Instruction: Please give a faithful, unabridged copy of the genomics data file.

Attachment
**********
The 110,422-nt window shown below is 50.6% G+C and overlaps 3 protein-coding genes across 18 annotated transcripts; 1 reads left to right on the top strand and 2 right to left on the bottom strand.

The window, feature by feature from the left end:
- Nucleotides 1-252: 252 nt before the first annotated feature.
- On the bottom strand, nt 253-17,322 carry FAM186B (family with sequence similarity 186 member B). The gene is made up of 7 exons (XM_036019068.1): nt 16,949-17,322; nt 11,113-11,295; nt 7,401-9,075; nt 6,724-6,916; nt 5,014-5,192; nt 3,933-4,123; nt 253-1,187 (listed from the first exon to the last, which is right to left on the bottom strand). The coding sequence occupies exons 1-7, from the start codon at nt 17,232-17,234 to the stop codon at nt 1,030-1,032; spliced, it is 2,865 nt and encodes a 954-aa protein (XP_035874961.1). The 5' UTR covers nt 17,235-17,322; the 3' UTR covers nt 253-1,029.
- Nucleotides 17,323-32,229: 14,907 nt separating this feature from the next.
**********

The 110,422-nt window shown below is 50.6% G+C and overlaps 3 protein-coding genes across 18 annotated transcripts; 1 reads left to right on the top strand and 2 right to left on the bottom strand.

The window, feature by feature from the left end:
- Nucleotides 1-252: 252 nt before the first annotated feature.
- On the bottom strand, nt 253-17,322 carry FAM186B (family with sequence similarity 186 member B). The gene is made up of 7 exons (XM_036019068.1): nt 16,949-17,322; nt 11,113-11,295; nt 7,401-9,075; nt 6,724-6,916; nt 5,014-5,192; nt 3,933-4,123; nt 253-1,187 (listed from the first exon to the last, which is right to left on the bottom strand). The coding sequence occupies exons 1-7, from the start codon at nt 17,232-17,234 to the stop codon at nt 1,030-1,032; spliced, it is 2,865 nt and encodes a 954-aa protein (XP_035874961.1). The 5' UTR covers nt 17,235-17,322; the 3' UTR covers nt 253-1,029.
- Nucleotides 17,323-32,229: 14,907 nt separating this feature from the next.